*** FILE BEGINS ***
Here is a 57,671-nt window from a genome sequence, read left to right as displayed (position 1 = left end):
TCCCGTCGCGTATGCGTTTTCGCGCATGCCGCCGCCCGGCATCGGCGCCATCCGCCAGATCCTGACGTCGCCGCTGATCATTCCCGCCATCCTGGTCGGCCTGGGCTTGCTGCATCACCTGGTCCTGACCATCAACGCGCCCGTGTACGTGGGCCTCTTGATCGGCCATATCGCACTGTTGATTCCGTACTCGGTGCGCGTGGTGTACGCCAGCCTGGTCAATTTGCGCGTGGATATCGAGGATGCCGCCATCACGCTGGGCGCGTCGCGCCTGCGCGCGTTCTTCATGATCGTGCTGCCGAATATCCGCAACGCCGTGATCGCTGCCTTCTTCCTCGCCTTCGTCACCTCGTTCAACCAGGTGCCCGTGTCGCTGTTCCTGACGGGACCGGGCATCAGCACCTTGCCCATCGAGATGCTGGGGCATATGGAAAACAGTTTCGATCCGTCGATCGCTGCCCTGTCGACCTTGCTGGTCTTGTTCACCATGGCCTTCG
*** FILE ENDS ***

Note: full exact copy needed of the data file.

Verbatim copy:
Here is a 57,671-nt window from a genome sequence, read left to right as displayed (position 1 = left end):
TCCCGTCGCGTATGCGTTTTCGCGCATGCCGCCGCCCGGCATCGGCGCCATCCGCCAGATCCTGACGTCGCCGCTGATCATTCCCGCCATCCTGGTCGGCCTGGGCTTGCTGCATCACCTGGTCCTGACCATCAACGCGCCCGTGTACGTGGGCCTCTTGATCGGCCATATCGCACTGTTGATTCCGTACTCGGTGCGCGTGGTGTACGCCAGCCTGGTCAATTTGCGCGTGGATATCGAGGATGCCGCCATCACGCTGGGCGCGTCGCGCCTGCGCGCGTTCTTCATGATCGTGCTGCCGAATATCCGCAACGCCGTGATCGCTGCCTTCTTCCTCGCCTTCGTCACCTCGTTCAACCAGGTGCCCGTGTCGCTGTTCCTGACGGGACCGGGCATCAGCACCTTGCCCATCGAGATGCTGGGGCATATGGAAAACAGTTTCGATCCGTCGATCGCTGCCCTGTCGACCTTGCTGGTCTTGTTCACCATGGCCTTCG